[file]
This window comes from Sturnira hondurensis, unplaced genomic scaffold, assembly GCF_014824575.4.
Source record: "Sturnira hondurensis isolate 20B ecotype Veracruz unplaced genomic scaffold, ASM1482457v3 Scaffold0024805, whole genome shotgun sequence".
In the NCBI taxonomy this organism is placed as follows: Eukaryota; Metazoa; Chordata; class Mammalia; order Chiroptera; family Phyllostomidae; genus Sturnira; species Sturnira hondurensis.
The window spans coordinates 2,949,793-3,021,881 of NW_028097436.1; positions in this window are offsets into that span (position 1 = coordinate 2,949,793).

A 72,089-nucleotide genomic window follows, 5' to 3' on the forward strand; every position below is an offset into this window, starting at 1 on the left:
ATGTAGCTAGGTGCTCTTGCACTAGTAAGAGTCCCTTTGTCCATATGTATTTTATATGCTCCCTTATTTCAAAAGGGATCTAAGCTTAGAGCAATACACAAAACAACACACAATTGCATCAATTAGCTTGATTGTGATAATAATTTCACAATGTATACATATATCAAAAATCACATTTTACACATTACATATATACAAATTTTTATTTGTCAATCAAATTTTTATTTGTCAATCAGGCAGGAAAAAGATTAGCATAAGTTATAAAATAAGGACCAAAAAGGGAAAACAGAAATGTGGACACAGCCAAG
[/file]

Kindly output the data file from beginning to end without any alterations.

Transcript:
This window comes from Sturnira hondurensis, unplaced genomic scaffold, assembly GCF_014824575.4.
Source record: "Sturnira hondurensis isolate 20B ecotype Veracruz unplaced genomic scaffold, ASM1482457v3 Scaffold0024805, whole genome shotgun sequence".
In the NCBI taxonomy this organism is placed as follows: Eukaryota; Metazoa; Chordata; class Mammalia; order Chiroptera; family Phyllostomidae; genus Sturnira; species Sturnira hondurensis.
The window spans coordinates 2,949,793-3,021,881 of NW_028097436.1; positions in this window are offsets into that span (position 1 = coordinate 2,949,793).

A 72,089-nucleotide genomic window follows, 5' to 3' on the forward strand; every position below is an offset into this window, starting at 1 on the left:
ATGTAGCTAGGTGCTCTTGCACTAGTAAGAGTCCCTTTGTCCATATGTATTTTATATGCTCCCTTATTTCAAAAGGGATCTAAGCTTAGAGCAATACACAAAACAACACACAATTGCATCAATTAGCTTGATTGTGATAATAATTTCACAATGTATACATATATCAAAAATCACATTTTACACATTACATATATACAAATTTTTATTTGTCAATCAAATTTTTATTTGTCAATCAGGCAGGAAAAAGATTAGCATAAGTTATAAAATAAGGACCAAAAAGGGAAAACAGAAATGTGGACACAGCCAAG